All the elements came together at just the right time today.
The newsletter that’s due Friday is far enough along that I could set it aside for the day. The rhubarb cake for tonight’s St. Ann’s meeting is in the oven. George is at rehearsal, so I have the house to myself. And the rain came.
We’ve had gloriously sunny days for weeks, it seems. Too much sun, maybe, for the things that are trying to grow. But now, in typical northern fashion, we have rain on the agenda for many days ahead. And it began half an hour ago.
I wished out loud when George and I were walking our dog after lunch.
“I’m looking forward to a rainy day when I have nothing to do,” I said.
I was visualizing that close darkness that presses against the windows when storm clouds roll overhead, the plinking sounds of rain on our metal roof, a comfy chair and a good book.
I didn’t get the whole day with nothing to do, but I’ll a take couple good hours over nothing at all. It started when the wind picked up, just before George left.
“The rain is coming,” I said, not trying to sound prophetic, just recognizing the portents of restless trees, moving like spooked horses against their tethers.
I saved and closed the newsletter, quickly assembled the cake ingredients and slid it in the oven, then grabbed my camera and headed outside. Gray clouds hovered overhead, darker ones were moving in from the west. I had just enough time, maybe the last time, to snap a few tulip photos.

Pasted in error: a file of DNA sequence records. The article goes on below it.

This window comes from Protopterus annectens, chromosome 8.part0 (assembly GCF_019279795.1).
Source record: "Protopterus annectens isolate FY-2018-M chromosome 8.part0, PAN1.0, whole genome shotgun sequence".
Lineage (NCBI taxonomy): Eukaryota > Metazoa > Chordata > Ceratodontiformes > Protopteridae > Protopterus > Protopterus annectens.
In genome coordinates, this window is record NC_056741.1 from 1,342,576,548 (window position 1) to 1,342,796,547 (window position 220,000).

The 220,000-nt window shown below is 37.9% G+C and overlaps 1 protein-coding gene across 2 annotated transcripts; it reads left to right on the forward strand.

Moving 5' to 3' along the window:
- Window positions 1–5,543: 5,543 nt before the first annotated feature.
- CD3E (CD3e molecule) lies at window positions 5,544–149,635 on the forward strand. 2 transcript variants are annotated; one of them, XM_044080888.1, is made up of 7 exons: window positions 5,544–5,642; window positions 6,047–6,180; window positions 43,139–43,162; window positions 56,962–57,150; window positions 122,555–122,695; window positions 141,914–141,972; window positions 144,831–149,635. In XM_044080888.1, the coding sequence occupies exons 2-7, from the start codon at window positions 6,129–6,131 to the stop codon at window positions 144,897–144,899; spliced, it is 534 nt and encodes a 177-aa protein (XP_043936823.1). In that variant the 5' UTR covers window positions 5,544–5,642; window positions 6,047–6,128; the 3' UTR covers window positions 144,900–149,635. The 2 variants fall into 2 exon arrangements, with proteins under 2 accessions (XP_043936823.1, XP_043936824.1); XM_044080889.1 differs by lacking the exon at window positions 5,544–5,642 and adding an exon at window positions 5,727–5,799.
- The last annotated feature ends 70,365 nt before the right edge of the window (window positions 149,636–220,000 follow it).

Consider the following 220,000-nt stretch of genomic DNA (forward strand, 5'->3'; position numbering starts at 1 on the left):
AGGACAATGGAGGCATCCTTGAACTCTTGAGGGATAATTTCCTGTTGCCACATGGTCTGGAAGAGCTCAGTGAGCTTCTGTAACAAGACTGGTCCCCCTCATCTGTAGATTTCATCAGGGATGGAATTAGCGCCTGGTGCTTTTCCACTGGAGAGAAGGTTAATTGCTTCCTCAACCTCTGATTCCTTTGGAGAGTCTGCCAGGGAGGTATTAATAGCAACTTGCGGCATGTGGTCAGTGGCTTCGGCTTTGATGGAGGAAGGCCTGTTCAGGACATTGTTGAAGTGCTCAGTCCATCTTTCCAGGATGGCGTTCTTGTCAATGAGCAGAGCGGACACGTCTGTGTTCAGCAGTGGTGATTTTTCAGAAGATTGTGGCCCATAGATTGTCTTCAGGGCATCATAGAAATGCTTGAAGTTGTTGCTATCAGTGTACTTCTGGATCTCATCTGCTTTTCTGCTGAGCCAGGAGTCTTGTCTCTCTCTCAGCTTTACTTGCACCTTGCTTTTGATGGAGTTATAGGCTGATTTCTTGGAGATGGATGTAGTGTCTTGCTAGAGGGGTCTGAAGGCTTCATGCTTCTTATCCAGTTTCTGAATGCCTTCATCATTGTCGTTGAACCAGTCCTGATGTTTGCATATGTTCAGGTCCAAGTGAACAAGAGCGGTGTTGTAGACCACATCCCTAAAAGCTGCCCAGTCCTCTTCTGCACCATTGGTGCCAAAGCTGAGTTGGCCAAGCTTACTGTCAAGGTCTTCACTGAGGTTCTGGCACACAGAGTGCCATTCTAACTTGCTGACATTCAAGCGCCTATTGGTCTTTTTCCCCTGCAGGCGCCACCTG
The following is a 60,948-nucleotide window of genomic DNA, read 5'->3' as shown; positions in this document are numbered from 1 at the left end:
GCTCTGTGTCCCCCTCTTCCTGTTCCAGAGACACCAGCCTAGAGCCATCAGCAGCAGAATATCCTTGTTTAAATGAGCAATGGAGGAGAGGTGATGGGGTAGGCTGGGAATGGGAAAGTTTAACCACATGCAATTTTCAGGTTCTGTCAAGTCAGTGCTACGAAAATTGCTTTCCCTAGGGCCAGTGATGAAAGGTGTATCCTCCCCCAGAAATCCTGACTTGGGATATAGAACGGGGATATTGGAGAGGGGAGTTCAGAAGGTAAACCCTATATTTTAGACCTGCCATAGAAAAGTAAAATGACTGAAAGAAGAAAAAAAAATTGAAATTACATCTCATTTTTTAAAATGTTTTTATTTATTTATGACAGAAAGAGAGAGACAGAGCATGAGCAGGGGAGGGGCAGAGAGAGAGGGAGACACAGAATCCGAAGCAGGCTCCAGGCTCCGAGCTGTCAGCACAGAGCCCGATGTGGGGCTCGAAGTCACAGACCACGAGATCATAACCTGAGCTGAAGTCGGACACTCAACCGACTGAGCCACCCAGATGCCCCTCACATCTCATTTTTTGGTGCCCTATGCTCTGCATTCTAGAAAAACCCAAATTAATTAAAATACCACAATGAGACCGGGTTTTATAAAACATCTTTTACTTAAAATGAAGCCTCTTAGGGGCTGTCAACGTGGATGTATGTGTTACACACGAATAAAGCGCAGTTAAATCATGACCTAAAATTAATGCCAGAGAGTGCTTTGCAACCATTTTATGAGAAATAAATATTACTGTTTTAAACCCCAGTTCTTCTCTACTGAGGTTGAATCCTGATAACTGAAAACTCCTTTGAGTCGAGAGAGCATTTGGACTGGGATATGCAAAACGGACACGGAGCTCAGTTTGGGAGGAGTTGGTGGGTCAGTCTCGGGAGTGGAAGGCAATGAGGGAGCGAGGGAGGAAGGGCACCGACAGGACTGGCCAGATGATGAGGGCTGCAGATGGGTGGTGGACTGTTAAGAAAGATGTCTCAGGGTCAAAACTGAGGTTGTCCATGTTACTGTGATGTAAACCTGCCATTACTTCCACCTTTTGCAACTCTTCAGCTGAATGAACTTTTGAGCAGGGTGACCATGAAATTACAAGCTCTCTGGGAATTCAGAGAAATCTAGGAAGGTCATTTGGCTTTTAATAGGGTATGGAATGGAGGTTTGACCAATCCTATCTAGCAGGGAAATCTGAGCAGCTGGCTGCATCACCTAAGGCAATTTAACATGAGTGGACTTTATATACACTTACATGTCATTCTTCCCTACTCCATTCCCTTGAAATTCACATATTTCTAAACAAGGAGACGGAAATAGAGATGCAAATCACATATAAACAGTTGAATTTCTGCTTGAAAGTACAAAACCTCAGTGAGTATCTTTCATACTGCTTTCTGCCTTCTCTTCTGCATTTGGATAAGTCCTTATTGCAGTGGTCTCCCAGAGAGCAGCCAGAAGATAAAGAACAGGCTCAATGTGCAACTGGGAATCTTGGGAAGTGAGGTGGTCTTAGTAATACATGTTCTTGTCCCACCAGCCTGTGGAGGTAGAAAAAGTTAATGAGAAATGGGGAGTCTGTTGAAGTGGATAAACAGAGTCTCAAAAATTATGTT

I’ve been taking as many as I can, trying to capture and preserve their stained-glass brilliance in my garden. But their season is ending, their colors are fading, petals are twisted and drooped, some stems already stand naked. The wind and the rain, I figured, would finish the disrobing.
I got back in the house just in time. Rain’s forward scouts left crosshatching on the windows, and I settled in to enjoy, putting “all sensors on maximum,” as they say in the sci-fi movies. Now, it wasn’t just lilacs scents wafting through the open windows, it was that incomparable smell of rain, of wet earth and wet dust. The ping of rain on roof and skylights replaced birdsong. The atmosphere invited prayer.
“You sent abundant rain, O God, to refresh the weary land.” (Psalm 68:9)
“He gives rain on the earth And sends water on the fields.” (Job 5:10)
“The heavens dropped rain at the presence of God.” (Psalm 68:8)
“He covers the heavens with clouds, He provides rain for the earth, He makes grass to grow on the mountains (and on the crops in Door County).” (Psalm 147:8)
Peace, contentment, soft satisfaction and even the presence of God appear on no sensor sweep. But, after all, they do have the sound, and the smell, and the feel of a gentle spring rain.